Sarah Campbell (Team Sweden) interviewed two trainee teachers at Uppsala University about working with plurilingual pupils in school. The interview was done in Swedish, below you can find a summary in English.
On 11th of April 2019 Prof. Hawlik had the chance to have a discussion with Prof. Kirkham and discuss KINDINMI matters: What are chances and challenges of preschool education in Czech Republic, Scotland, Austria and Sweden?
Prof. em. Tore Otterup (University Gothenburg, Sweden) and Prof. Rainer Hawlik (University College of Teacher Education Vienna, Austria) discuss the developments of mother tongue tuition in school education since the 1970s. They discuss common interests of mother tongue tuition, but also differences in the approach towards heritage language education.
Interview with Elfie Fleck who was as a municipal actor a high ranking civil servant in Ministry of Education (Departement: Migration & Multilingualism) until her pension in may 2017. Together with Elisabeth Furch (PH Wien) she invented the nationwide mother tongue tuition course of study, which enrolled already four times since 2012. In her interview with Martina Sturm she takes a close look on aspects in today’s migrant society.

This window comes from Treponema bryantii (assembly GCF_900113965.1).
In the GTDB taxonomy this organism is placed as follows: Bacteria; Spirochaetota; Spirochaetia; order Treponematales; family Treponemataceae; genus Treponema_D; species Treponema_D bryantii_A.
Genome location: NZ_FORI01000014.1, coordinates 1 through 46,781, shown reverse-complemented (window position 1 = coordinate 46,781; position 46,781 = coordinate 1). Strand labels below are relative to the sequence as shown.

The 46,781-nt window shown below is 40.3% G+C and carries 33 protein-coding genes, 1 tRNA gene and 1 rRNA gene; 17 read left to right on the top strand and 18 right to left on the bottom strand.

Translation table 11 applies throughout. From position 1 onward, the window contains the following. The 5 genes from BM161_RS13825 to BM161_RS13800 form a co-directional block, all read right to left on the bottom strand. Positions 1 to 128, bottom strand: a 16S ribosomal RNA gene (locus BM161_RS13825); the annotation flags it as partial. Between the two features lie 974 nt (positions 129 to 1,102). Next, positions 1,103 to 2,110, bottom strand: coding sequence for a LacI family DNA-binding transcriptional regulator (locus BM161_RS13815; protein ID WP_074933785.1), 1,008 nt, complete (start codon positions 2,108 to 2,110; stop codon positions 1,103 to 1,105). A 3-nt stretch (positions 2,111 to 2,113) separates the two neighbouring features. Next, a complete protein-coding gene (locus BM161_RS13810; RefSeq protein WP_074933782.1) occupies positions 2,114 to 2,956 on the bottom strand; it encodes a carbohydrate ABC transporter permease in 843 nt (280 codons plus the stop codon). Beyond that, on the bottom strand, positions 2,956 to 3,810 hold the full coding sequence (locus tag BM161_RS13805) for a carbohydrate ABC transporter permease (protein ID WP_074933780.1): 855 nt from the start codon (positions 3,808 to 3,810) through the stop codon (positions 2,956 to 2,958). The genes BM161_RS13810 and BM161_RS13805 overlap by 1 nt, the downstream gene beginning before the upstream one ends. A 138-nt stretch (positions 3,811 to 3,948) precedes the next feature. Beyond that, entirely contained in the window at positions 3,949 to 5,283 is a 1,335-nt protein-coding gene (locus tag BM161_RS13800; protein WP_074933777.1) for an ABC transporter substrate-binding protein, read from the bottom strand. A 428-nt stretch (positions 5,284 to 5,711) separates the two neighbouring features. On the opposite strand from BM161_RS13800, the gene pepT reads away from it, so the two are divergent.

Karin Steiner works as a head of the educational department of “Wiener Kinderfreude”, Austria’s biggest private kindergarten provider with deep roots in the social-democratic tradition of Victor Adler. Steiner reports how in our age of migration parents of plurilingual kindergarten children are successfully involved in kindergarten activities (“Elterncafé”, “Elternabende”), meanwhile it is a daily hard job to change attitudes and perspectives in a nation, which shows a strong monolingualistic habitus in educational institutions.
Following his article „Bildung in Zeiten der Unterwerfung – über den Umgang mit Migrationsanderen in nationalen Bildungseinrichtungen“, Rainer Hawlik speaks about the importance of acknowledgement and recognition of students with a different L1 than German in kindergarten and school who struggle with their intellectual development, meanwhile monolingual German speaking institutions of preschool and school don’t see the blind spot of its powerful monolingualistic attitude.
(Interviewer: Christian Berger, PH Wien)